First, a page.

Basically, I've given up getting involved due to all the nastiness created by my elderly mother (87) and my sister (57) whom my mother begged, whined and manipulated to live with her, despite everyone else in the family saying this was a bad idea and there were other options. This sister has a serious mental health problem (paranoid schizophrenia) and when she takes her medications properly she's fine. However, when she doesn't take them right when she gets anxious (apparently they have to be taken in a particular order), she starts to act bizarrely (food bingeing, glaring, shopping for same things repeatedly -- she now has 50 handbags -- loud voice, refuses to walk anywhere, other). My mother's response is to accuse me or my family members of theft (always something shiny and basically worthless!) and to attack my character and tell other family members how I'm a bitch or whatever. I've tried to help but no one listens or takes up any of my suggestions so I'm just waiting for that call from the hospital or police when it all falls apart, as it surely will.
Helpful Answer (1)
Report

You're about 90 miles away from them, I realize that is not around the corner, but that is quite doable for a day trip. Why don't you go down there and check out the situation yourself first than see if a social worker needs to get involved.

You make it sound like they're on the other side of the country, when in reality it would take you less than two hours to drive there, if you don't drive ask someone to take you.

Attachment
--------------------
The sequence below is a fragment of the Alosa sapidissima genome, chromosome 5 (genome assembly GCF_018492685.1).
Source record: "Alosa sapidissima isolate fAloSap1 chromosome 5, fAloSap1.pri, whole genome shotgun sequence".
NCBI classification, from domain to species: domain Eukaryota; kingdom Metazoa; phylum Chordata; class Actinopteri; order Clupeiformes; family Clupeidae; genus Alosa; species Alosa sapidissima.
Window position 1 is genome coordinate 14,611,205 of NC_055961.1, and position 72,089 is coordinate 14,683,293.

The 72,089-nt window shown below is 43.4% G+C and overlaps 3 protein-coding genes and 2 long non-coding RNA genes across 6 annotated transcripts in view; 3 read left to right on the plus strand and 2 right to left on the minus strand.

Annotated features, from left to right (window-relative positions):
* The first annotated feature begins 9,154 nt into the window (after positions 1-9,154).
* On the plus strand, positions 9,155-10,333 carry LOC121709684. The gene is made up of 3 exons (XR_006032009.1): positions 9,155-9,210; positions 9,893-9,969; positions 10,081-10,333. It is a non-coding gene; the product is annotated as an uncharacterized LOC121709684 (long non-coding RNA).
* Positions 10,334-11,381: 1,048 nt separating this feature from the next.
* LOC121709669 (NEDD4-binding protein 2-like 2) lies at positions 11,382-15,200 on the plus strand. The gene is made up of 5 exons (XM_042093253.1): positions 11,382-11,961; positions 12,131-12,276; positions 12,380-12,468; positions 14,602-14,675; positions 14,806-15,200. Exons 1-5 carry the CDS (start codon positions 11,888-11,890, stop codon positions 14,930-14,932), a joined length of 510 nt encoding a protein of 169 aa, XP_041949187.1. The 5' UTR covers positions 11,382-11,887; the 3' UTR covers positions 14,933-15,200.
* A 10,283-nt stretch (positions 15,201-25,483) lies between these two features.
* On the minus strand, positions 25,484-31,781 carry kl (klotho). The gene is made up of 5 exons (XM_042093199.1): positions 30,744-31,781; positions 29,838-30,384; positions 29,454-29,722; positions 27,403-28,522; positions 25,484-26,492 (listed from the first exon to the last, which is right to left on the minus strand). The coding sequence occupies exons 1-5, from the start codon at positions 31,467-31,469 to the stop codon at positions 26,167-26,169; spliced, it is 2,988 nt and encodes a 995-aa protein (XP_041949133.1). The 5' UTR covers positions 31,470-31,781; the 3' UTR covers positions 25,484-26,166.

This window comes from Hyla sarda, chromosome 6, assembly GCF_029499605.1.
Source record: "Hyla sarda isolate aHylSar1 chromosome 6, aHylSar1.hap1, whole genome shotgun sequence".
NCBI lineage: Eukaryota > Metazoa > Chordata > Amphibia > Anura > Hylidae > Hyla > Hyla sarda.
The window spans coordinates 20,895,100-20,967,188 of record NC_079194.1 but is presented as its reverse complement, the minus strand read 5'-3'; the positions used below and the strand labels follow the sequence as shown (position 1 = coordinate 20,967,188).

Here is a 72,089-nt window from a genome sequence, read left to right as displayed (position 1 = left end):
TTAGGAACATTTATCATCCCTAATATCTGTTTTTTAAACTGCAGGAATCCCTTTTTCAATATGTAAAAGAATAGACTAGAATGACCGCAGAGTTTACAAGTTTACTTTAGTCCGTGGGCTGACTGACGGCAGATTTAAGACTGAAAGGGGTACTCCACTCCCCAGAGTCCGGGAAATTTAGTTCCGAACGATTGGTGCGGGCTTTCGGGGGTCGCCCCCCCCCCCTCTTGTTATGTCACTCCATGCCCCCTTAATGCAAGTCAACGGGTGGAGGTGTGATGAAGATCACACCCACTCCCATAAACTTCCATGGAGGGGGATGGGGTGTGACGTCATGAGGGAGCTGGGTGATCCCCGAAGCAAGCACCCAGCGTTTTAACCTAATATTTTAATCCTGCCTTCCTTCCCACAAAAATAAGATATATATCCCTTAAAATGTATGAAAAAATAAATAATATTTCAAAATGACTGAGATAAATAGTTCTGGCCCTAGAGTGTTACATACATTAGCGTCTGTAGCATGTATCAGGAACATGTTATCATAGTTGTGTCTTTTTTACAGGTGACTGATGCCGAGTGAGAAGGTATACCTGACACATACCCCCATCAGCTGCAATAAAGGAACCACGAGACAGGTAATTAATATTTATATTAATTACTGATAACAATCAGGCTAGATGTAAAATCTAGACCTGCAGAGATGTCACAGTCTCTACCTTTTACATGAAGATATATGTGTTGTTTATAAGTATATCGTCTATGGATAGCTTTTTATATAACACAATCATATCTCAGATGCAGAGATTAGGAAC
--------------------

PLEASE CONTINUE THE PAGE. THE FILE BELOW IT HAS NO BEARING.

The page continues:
Helpful Answer (1)
Report

contact your local area agency on aging or bureau of senior services, they will be able to advise on available services and benefits they may be eligible for.
Helpful Answer (1)
Report

As others have suggested, the local county social work office will probably be the best point of initial contact. But I would be VERY wary of taking on personal guardianship, custodianship or conservatorship -- unless you want that kind of involvement, which can be very intense and demanding. I have heard (but do not know) that if family does not step up to legally take responsibility for a family member, then social services will initiate proceedings to make them a ward of the state if they are not of sound mind. The "not of sound mind" is often determined by a doctor and psychologist, or two doctors, a court-appointed guardian ad litum, and a court hearing. If your aunt is doing ok mentally, they will tend to support her wishes to be independent. If your cousin is abusive, negligent or takes advantage of her, social services would likely investigate. If you are the person reporting such concerns to social services, your name may be revealed to your aunt and/or cousin. So when contacting social services, you might request that they keep your name confidential (I don't know if they can). I'd like to believe social services would commend you for your concern. Personally, whether you want to drive the 90 miles or not should not enter into your investigation of what can be done remotely. Not everyone who is concerned about someone wants to, or can, take such a trip and get personally involved.
Helpful Answer (1)
Report

Chipping in, I'd add that another point about visiting is that it is usually considered polite to wait for an invitation. Though you can always ask for an invitation! - but of course you wouldn't want just to turn up.
Helpful Answer (1)
Report

What is going to happen when aunt is out of the picture - life could be much better for your cousin, but are mental health professionals offering alternatives? Sounds like aunt is "using" cousin to stay afloat herself.
Helpful Answer (1)
Report

See All Answers
This question has been closed for answers. Ask a New Question.